Leaving a legacy: A reflection on Jennifer Mullen’s 14 years at DGN
March 1, 2021
The 2020-2021 school year marks orchestra director Jennifer Mullen’s 14th and final year at DGN. An educator at both Downers Grove North and South, Mullen has been teaching for District 99 since April of 2007. Mullen has made lasting changes to the District’s orchestra program and is leaving an important legacy for all of her past and future students.
The professional influence of Mullen’s legacy has transformed the Fine Arts Department to be one that can boast a first-rate orchestra program year after year. Inviting professional artists, traveling to Europe, and holding sold-out concerts has become something to constantly look forward to from Mullen’s orchestras.
“Ms. Mullen has maintained the high standards of the program she inherited, but also led the program in new directions that have benefited our entire community,” Fine Arts Department Chairperson Brayer Teague said. “One example is that she has made touring and educational travel a regular and expected part of the orchestra experience. Before she arrived in D99, the orchestra had taken several tours. But she has solidified a [biannual] tour schedule, including a European tour every fourth year.”
Thanks to Mullen’s wide and collaborative vision for the orchestra, students have had the opportunity to play alongside many notable musicians such as American Chamber Trio, Ayodele Drum and Dance, Project Trio, Michael Schelle, and Sasaki Miho. Mullen makes an effort to ensure that every orchestra student will work with at least one major guest artist during their four years in the program.
All performances, whether there is a featured musician or not, hold high regard in Mullen’s mind. Every concert is treated with importance and care, no matter if it takes place in Germany or DGN’s Clarence Johnson Auditorium.
“I hope that my students feel that my expectation for every performance is that it’s good… whatever you put on stage, you want it to be your best… [When] I drop the needle in the middle of any concert, I am so proud of them. I am so proud of all of them,” Mullen said. “There’s not one time where I was consciously like, ‘This was our good performance.’ They were all really good, and I knew that all of them were the best that they could be, with that particular ensemble at that particular time.”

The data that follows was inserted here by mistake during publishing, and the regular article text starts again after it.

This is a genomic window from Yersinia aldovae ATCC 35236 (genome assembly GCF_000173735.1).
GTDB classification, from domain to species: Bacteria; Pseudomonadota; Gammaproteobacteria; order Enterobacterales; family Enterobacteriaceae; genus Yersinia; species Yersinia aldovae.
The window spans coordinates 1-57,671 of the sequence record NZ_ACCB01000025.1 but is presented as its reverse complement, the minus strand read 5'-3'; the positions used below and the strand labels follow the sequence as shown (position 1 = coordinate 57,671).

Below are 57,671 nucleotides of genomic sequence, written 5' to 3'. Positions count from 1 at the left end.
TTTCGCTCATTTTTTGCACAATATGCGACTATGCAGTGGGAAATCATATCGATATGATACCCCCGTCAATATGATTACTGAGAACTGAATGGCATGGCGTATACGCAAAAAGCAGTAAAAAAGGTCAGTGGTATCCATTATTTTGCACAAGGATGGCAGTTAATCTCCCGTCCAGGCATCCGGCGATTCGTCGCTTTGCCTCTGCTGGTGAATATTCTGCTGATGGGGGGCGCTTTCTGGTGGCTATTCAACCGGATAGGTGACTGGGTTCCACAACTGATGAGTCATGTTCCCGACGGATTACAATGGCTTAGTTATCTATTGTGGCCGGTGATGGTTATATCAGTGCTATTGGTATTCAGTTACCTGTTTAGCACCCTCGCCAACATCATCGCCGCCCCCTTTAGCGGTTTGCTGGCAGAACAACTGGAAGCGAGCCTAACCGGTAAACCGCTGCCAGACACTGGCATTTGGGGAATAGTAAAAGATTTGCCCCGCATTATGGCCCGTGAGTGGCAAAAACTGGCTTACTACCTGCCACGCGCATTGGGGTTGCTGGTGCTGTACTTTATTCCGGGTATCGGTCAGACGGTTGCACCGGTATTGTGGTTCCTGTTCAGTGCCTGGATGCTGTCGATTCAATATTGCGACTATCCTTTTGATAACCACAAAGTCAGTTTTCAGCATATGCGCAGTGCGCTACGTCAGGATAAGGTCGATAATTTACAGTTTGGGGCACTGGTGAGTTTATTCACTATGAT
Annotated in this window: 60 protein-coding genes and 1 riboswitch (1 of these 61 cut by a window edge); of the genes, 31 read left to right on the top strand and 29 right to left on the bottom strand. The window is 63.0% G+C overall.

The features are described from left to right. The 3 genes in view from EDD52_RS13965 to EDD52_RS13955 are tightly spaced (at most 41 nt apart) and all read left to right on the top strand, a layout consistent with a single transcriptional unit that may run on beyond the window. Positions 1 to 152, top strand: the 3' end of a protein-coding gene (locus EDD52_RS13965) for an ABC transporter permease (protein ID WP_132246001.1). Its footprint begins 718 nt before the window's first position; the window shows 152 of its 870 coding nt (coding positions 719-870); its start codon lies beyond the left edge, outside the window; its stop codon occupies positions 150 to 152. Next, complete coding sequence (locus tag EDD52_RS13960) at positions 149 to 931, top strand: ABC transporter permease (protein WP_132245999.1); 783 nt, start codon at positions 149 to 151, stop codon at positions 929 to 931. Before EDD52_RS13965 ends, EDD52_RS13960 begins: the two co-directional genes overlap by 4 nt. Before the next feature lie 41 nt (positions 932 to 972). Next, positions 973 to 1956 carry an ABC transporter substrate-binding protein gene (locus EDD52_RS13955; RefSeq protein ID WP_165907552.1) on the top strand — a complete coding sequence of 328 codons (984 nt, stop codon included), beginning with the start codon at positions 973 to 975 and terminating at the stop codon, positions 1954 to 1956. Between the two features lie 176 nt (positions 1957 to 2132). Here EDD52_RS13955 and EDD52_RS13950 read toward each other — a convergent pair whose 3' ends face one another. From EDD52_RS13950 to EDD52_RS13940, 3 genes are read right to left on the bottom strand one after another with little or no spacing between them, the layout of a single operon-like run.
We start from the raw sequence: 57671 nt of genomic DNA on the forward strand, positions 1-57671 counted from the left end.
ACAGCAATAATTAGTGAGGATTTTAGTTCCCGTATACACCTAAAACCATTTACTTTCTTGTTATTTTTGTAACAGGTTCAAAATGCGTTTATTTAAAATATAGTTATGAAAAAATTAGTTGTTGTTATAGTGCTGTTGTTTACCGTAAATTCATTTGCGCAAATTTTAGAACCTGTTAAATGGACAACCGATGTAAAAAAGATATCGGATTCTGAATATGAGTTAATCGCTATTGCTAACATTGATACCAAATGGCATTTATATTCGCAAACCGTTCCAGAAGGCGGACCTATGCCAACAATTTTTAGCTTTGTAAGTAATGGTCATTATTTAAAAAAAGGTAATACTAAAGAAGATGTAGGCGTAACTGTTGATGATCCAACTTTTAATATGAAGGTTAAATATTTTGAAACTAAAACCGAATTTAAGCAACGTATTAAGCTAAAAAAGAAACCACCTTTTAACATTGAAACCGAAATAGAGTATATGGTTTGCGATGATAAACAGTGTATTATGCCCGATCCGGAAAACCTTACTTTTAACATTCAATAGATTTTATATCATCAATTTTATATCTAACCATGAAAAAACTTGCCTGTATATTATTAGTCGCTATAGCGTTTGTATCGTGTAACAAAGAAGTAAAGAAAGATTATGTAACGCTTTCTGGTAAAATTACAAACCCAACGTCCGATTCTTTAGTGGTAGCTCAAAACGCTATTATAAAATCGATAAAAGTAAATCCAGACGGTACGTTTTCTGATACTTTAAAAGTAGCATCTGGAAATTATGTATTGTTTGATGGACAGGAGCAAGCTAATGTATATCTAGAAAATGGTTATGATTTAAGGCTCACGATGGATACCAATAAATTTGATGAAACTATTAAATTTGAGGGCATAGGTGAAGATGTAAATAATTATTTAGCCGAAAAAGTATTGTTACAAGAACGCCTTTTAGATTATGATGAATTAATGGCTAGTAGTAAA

THE JOURNEY: MORE THAN JUST A MUSIC TEACHER
Mullen’s positive influence has not only impacted the Fine Arts Department, but also especially touched a community of students that she hadn’t originally planned to. As Mullen departs from DGN, she leaves an inclusive and important legacy as a member of the LGBTQ+ community.
When Mullen first started teaching at DGN, she had no sense of urgency for coming out to her students. But in later years, Mullen began to reassess her principles and how being vocal about what she believes in affects her students.
“When I was a teacher in 2008, my students would probably say something totally different [about me] because I had so many walls up and I was so protective. It was kind of that flight mentality, where you’re kind of just putting up a whole bunch of walls because you perceive that there’s danger everywhere; you’re still new in a career, and you don’t feel comfortable at all. That’s kind of how it was, I didn’t share anything, I didn’t address anything out of fear for any sort of retribution. And I totally have let [those walls] down over the years…” Mullen said.
That’s kind of how it was, I didn’t share anything, I didn’t address anything out of fear for any sort of retribution. And I totally have let [those walls] down over the years…
— Jennifer Mullen